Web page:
Scarlet has captured the hearts of readers as well as the heart of Robin Hood, and after ceaseless obstacles and countless threats, readers will finally find out the fate of the Lady Thief.Only the greatest loves can survive great danger. . . Imprisoned by Prince John for months, Scarlet finds herself a long way from Nottinghamshire. After a daring escape, she learns that King Richard's life is in jeopardy, and Eleanor of Aquitaine needs Scarlet's help to free him. For a lifelong thief, this newfound allegiance to the crown-her family-is a strange feeling.Scarlet knows that helping Eleanor will put her and those she loves back in Prince John's sights. Desperate not to risk anyone's life but her own, Scarlet formulates a plan to help save the king on her own. But fate-and her heart-won't allow her to stay away from Nottinghamshire for long. Even if Scarlet and Rob can together stop Prince John from going through with his dark plans for England, will their love be enough to save them once and for all?

**Thank you, Bloomsbury, for providing me with an e-ARC of this book in exchange for an honest review!

It’s the end of an era. With the publication of Lion Heart, the Scarlet trilogy by A.C. Gaughen is over. It has been an epic and wonderful ride, but alas, it’s over. However, there’s always one solution: Re-read! I’m excited to own the first two books, and you can bet I’ll get a finished copy of the final installment.

I was privileged to see A.C. Gaughen when she participated in a YA Author panel at a local library. She signed my copy of Lady Thief and it was absolutely brilliant to hear her talk about the Scarlet trilogy! It was even more amazing to get a chance to chat with her. She is one cool person, and I love that just as she illuminates strong female characters in her writing, she actually works in a job that is focused on empowering women and girls. So brilliant!

And now, for my thoughts about Lion Heart.

What I Loved

The Characters: Of course, I loved meeting all my old friends from the previous two books—Much, Bess, Scarlet, Rob, Winchester, Eleanor…and then there are the baddies such as Prince John and Lord De Clare. They certainly add tension and a fair measure of angst at different points in the narrative, so hold on!

The Politics: I felt this book captured more of a political tone with the whole situation behind the tax that Prince John was supposedly trying to raise to bring back Richard. As Scarlet takes on her new title (given to her by her father, Richard the Lionheart) she must navigate the world of the nobles and learn how to outsmart Prince John and his evil plot to take over the kingdom. I enjoyed watching Scarlet continue to evolve into her new role, and her passion for justice for her people is just as pronounced in this third book.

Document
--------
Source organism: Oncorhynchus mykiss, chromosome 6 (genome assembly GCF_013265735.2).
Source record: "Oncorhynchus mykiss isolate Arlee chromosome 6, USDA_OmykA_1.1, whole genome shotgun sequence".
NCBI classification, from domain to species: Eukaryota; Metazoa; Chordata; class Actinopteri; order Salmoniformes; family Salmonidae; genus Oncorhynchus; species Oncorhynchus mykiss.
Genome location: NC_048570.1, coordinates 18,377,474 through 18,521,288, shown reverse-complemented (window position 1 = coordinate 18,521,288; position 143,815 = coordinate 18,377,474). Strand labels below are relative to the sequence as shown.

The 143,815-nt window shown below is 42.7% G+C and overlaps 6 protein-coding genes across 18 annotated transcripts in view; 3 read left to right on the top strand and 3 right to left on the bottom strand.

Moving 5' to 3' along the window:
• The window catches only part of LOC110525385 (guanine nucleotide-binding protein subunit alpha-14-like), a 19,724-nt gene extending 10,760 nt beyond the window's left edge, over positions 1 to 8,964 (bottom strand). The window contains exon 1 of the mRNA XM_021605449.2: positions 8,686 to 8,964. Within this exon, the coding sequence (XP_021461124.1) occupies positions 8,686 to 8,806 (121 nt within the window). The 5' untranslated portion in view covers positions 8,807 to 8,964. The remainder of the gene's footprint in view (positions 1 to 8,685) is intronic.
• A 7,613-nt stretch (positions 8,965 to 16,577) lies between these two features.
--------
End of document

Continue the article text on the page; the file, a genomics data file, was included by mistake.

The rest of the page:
Scarlet + Rob: What’s not to love about the relationship and romance between Robin Hood and Scarlet? (Aka Marian) These two are one of my favorite YA couples and for that reason these books will probably be re-read regularly.

Quotes that Made Me Think About Spirituality:

“It were a place that weren’t supposed to be filled with love, but that’s how it had always been. Our love filled the broken bits and made us whole again. There weren’t no perfect time to love him, not ever, and it had always been with the threat of death and hurt hovering round us. And we’d love each other anyway. Sure, and true.”

“It seems a precious thing, for someone to know the very worst part of you and love you anyway.”

“My heart holds my love, my hope, and my faith. My heart is unyielding, my heart is stalwart, and my heart is true.”

“But now I choose light and fire and love. Now I choose freedom.”

The Difficult Moments:

Waiting for Scarlet & Rob to be reunited: The beginning of the story opens with Scarlet imprisoned by Prince John. She’s been separated from her crew for several months, and though she (spoiler) escapes in the beginning of the book, it’s still quite a few chapters before Robin discovers she’s alive! You can imagine that I was turning the pages anxiously, waiting for the two to be reunited.

More bloodshed: As you know from the end of Lady Thief, bad people kill good people in this series. I hate to say it, but there’s more of that in Lion Heart. This was treacherous time for certain groups of people, and I do applaud A.C. Gaughen for depicting the historical period as accurately as she could. You can imagine the conditions she depicts on the pages of the trilogy are pretty close to life in the 12th century.

Danger for Scarlet & Rob: Yes, there are more moments in which Scarlet’s life is threatened or she gets hurt, and more danger for Robin as well. One of the scenes towards the end of the book is especially nail biting inducing. So be prepared! In spite of this, you’ll know from Scarlet and Lady Thief that Scarlet’s passion for justice and her knife throwing skills are certain to save the day.

Who Should Read This Book: